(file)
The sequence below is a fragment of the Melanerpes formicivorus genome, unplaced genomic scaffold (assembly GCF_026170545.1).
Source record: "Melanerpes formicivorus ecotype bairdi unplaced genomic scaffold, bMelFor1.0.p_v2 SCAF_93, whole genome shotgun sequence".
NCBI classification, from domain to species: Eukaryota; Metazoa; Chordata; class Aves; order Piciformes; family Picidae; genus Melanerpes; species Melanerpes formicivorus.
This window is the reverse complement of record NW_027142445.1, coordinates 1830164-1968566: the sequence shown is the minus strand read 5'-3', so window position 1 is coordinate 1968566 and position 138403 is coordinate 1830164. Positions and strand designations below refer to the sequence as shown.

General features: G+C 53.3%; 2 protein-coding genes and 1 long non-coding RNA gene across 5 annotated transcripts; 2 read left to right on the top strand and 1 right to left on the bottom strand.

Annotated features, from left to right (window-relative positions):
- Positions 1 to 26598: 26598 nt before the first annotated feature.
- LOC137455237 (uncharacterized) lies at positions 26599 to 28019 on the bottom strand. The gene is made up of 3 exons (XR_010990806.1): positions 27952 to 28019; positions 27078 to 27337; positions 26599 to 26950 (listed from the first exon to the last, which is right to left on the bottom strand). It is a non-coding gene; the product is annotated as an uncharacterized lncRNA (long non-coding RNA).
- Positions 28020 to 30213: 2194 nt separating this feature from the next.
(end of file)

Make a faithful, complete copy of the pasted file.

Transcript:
The sequence below is a fragment of the Melanerpes formicivorus genome, unplaced genomic scaffold (assembly GCF_026170545.1).
Source record: "Melanerpes formicivorus ecotype bairdi unplaced genomic scaffold, bMelFor1.0.p_v2 SCAF_93, whole genome shotgun sequence".
NCBI classification, from domain to species: Eukaryota; Metazoa; Chordata; class Aves; order Piciformes; family Picidae; genus Melanerpes; species Melanerpes formicivorus.
This window is the reverse complement of record NW_027142445.1, coordinates 1830164-1968566: the sequence shown is the minus strand read 5'-3', so window position 1 is coordinate 1968566 and position 138403 is coordinate 1830164. Positions and strand designations below refer to the sequence as shown.

General features: G+C 53.3%; 2 protein-coding genes and 1 long non-coding RNA gene across 5 annotated transcripts; 2 read left to right on the top strand and 1 right to left on the bottom strand.

Annotated features, from left to right (window-relative positions):
- Positions 1 to 26598: 26598 nt before the first annotated feature.
- LOC137455237 (uncharacterized) lies at positions 26599 to 28019 on the bottom strand. The gene is made up of 3 exons (XR_010990806.1): positions 27952 to 28019; positions 27078 to 27337; positions 26599 to 26950 (listed from the first exon to the last, which is right to left on the bottom strand). It is a non-coding gene; the product is annotated as an uncharacterized lncRNA (long non-coding RNA).
- Positions 28020 to 30213: 2194 nt separating this feature from the next.